Bad guy technology:   Simple yet effective.  Most communication is by cell and satellite phones and also by email on laptops.  They use handheld GPS units for navigation and “Google Earth” for overhead views of our positions. Their weapons are good, if not fancy, and prevalent.  Their explosives and bomb technology is TOP OF THE LINE.  Night vision is rare.  They are very careless with their equipment and the GPS units and laptops are treasure troves of Intel when captured.  

Who are the bad guys?  These are mostly “foreigners”, non-Afghan Arab Jihadists from all over the Muslim world (and Europe ).  Some are virtually untrained young Jihadists that often end up as suicide bombers or in various “sacrifice squads”.  Most, however, are hard core terrorists from all the usual suspects (Al Qaeda, Hezbollah, Hamas etc.).  These are the guys running around murdering civilians en masse and cutting heads off.

The Chechens (many of whom are Caucasian) are supposedly the most ruthless and the best fighters.  They have been fighting the Russians for years. The terrorists have been very adept at infiltrating the Afghan local govt.’s, the police forces and the Army.  They have had a spy and agitator network there since the Iran-Iraq war in the early 80’s.
Bad Guy Tactics:   When they are engaged on an infantry leve,l they get their asses kicked every time!  Brave, but stupid.  Suicidal Banzai-type charges were very common earlier in the war and still occur.  They will literally sacrifice 8-10 man teams in suicide squads by sending them screaming and firing AK’s and RPG’s directly at our bases just to probe the defenses.  They get mowed down like grass every time (see the M2 and M240 above). Jordan ‘s base was hit like this often.  When engaged, they have a tendency to flee to the same building, probably for what they think will be a glorious last stand.  Instead, we call in air and that’s the end of that more often than not.  These hole-ups are referred to as Alpha Whiskey Romeo’s (Allah’s Waiting Room).  

We have the laser guided ground-air thing down to a science.  The fast mover’s, mostly Marine F-18’s, are taking an ever increasing toll on the enemy.  When caught out in the open, the helicopter gunships and AC-130 Spectre Gunships cut them to ribbons with cannon and rocket fire, especially at night.  Interestingly, artillery is hardly used at all.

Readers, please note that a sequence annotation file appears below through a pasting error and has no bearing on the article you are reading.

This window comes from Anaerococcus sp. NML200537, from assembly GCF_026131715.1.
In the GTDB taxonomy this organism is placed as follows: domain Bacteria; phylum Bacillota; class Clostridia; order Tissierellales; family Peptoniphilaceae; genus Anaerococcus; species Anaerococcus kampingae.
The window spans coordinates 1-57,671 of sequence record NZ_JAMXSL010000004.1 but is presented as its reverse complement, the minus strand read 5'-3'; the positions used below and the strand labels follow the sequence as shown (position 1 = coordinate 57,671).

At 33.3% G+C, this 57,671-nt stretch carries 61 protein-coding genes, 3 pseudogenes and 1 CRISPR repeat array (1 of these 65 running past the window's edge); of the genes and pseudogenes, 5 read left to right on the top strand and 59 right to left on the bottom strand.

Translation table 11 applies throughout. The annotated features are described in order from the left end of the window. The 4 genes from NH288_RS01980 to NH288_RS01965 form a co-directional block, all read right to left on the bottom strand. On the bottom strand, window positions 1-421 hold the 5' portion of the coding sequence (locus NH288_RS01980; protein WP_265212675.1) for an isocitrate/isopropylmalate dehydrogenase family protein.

Fun facts:   The enemy death toll is supposedly between 45-50 thousand.  That is why we’re seeing less and less infantry attacks and more IED, suicide bomber sh-t.  The new strategy is just simple attrition.  The insurgent tactic most frustrating is their use of civilian non-combatants as cover.  They know we do all we can to avoid civilian casualties and therefore schools, hospitals and especially Mosques are locations where they meet, stage for attacks, cache weapons, and ammo and flee to when engaged.  They have absolutely no regard whatsoever for inflicting civilian casualties.  They will terrorize locals and murder without hesitation anyone believed to be sympathetic to the Americans.  Kidnapping of family members, especially children, is common to influence people they are trying to influence but can’t reach, such as local govt. officials, clerics, tribal leaders, etc.. The first thing our guys are told is “don’t get captured”.  They know that if captured they will be tortured and beheaded on the internet. They openly offer bounties for anyone who brings in a live American serviceman.  This motivates the criminal element who otherwise don’t give a sh-t about the war.  A lot of the beheading victims were actually kidnapped by common criminals and sold to them.  As such, for our guys, every fight is to the death.  Surrender is not an option.  The Afghani’s are a mixed bag. Some fight well; others aren’t worth a damn.  Most do okay with American support.  
Finding leaders is hard, but they are getting better.  Many Afghani’s were galvanized and the caliber of recruits in the Army and the police forces went right up, along with their motivation.  It also led to an exponential increase in good intel because the Afghani’s are sick of the insurgent attacks against civilians.